The Chinese Famine of the 1640s

By Anita Mah

This research paper in Global Giving will study the relief efforts during the 1640s famine in China, towards the end of the late Ming Dynasty (1368-1644). It illustrates instance of giving outside the Western Tradition, which is focused on individualism(self-reliant action), family traditions, and the Catholic religion.

During the late 16th century in China, there were different types of charitable institutions and organizations to release animals from captivity, to provide medicine or food, to bury the poor, to look after the orphans and the widows, etc. These organizations were managed by members of the local elite, which included retired officials, scholars, wealthy individuals. This research paper will study the famine relief in Shan-Yin Hsien between 1640-1642 . The findings are based on writings by scholarly elite who made extensive recordings of charitable deeds during the famine. These writings expressed thoughts about the virtues of aiding the poor by the local elite.

By 1640 when the famine hit Shan-Yin in China, the late Ming empire was crumbling, resulting in the shift of duty for social order and welfare from the imperial government to the local elite.Residents of the area faced the problems of food distribution and the poor were the much affected group, while the wealthy household stored up large volume of grain.

One local official called Ch’en decided to restore order among the hungry residents in the famine area by asking the wealthy household to issue grains and to help maintain price stability in sales price. Ch’en recruited young graduates and students to help him oversee the food distribution and price stability programs. In addition, he secured public funds to buy grains from neighbouring prefecture to feed the residents in Shan-Yin. Ch’en was successful in not only saving lives in Shan-Yin ,but also in restoring social order by preventing riots from the mass of hungry poor. It is generally viewed that the 1640 famine documents gave a good story for achievement of beneficence.

What motivated the feelings of beneficence among the local elite are the following ideals. Firstly, the thought of Confucius which value the well-being of common people and the moral responsibility for the have-nots. Secondly the religion of Buddhism also influenced the feelings on beneficence as it preached the principle of causation (yin-kuo). This principle believed that good deeds without thought of rewards could earn merit for donors, who could have re-birth in their next lives to a better status or place. Buddhism encouraged its followers to share worldly possessions and to shoulder the responsibility to give for aiding the poor. The religion also lauded the wisdom of giving among the local elite in Shan-Yin. Thirdly, there were outright competition to establish a “good name” and to enhance individual’s reputation by doing good deeds. The donors would have their names on inscribed banners to publicly elevate their status as benefactors in society. Accordingly, there we re united effort and wide scale cooperation to distribute food efficiently during the famine of the 1640s in China.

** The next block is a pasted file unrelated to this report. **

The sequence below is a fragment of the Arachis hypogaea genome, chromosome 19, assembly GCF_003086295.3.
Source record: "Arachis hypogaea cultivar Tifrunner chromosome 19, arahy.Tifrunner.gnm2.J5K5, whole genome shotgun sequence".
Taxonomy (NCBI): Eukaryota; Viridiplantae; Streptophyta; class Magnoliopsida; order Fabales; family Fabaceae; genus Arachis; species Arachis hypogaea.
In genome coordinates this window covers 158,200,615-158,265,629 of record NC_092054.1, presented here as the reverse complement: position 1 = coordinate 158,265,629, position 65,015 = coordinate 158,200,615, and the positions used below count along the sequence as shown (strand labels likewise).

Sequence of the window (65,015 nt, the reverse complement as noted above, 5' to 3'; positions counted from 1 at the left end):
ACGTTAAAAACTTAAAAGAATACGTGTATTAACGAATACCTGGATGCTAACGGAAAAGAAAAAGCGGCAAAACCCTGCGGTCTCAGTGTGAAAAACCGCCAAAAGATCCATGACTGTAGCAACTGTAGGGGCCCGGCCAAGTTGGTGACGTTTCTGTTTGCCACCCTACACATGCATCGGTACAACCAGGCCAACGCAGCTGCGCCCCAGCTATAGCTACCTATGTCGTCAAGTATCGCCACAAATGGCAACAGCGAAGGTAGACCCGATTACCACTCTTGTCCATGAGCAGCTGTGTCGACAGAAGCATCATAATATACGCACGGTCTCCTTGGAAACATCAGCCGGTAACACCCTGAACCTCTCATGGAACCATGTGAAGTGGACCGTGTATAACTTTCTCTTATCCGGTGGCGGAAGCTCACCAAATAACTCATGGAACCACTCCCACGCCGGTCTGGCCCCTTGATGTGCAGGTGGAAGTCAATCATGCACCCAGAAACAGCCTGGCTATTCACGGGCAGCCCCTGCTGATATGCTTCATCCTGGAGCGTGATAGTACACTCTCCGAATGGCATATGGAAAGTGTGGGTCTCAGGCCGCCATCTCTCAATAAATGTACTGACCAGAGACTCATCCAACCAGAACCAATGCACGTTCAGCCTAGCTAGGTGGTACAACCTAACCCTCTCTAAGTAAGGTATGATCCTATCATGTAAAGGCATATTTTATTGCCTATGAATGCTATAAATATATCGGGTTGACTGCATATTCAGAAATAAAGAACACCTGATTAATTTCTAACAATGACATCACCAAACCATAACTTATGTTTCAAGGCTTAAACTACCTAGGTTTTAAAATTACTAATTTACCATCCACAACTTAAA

The famine’s philanthropic records are different from the Western Tradition as the instance happened in China. Donations were made out of Confuciusm and Buddhism, as opposed to Christianity which does not preach re-birth. The famine relief efforts were co-ordinated on a united front and on a large scale, as opposed to individualism from the western tradition of giving. However, there is one similarity to Western Tradition in the recognition of donors in public records or names on inscribed banners during the famine period. The Western tradition of stewardship for donors have similar practices as some donors like to enhance their reputation as benefactors for social networking purposes . In conclusion, philanthropists in Ming China and in today’s western society believe that the common welfare needs to be looked after as they believe in providing social safety net to keep social order.

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